It was a very small world. It turned out Tsondu Senge’s brother had gone to secondary school with Khenchen Rinpoche, Konchog Gyaltsen (the first Tibetan lama who I took refuge / Bodhicitta vows with), so they were good friends and hence Tsondu laa had many stories to share about (any) this or that Drikung lama and where he was at the moment. He was very connected (not that it is an extensive lineage). But I must have chatted with him for three or four hours. I had questions about the numerous texts he had in his shop – about half of which were in Tibetan. I asked what had been translated into English, what people were working on. I asked about the Thangkas he had – which deity was holding what implement, etc. Plus he had incredible Drikung statuary which I was too light in the pocket to afford – gold statues of 4-armed Mahakala, Achi Chokyi Drolma and Jigten Sumgon.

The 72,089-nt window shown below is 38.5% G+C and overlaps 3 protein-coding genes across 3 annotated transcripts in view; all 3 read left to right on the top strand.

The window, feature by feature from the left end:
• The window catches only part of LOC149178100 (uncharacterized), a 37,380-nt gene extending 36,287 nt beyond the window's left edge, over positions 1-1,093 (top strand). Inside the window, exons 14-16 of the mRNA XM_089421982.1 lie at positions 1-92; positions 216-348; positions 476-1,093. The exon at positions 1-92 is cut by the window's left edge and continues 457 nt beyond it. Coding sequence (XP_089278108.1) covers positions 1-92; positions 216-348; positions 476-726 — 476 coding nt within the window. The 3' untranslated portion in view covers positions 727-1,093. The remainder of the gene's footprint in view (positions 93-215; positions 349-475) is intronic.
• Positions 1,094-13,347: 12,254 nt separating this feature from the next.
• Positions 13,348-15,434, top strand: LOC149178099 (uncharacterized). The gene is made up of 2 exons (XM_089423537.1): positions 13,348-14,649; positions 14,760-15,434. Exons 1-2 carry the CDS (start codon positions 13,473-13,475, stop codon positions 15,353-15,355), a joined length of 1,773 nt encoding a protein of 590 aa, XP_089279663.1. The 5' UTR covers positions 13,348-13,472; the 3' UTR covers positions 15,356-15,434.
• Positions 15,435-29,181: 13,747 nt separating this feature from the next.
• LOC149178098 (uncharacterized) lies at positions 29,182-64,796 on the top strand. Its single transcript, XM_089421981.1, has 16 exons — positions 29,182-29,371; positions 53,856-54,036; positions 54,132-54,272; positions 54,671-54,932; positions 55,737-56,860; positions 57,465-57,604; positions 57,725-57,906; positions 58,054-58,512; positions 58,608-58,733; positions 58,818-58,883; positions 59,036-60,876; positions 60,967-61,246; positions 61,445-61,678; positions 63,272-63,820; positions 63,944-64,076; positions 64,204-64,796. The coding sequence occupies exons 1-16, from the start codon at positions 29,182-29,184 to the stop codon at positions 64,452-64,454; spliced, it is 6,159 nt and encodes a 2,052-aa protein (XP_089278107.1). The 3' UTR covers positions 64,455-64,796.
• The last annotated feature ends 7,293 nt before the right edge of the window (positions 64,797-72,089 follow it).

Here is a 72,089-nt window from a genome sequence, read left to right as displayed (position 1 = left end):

So there I was, in a little Dharma paradise, in the Tibetan “settlement,” resting and waiting for my flight back to the West.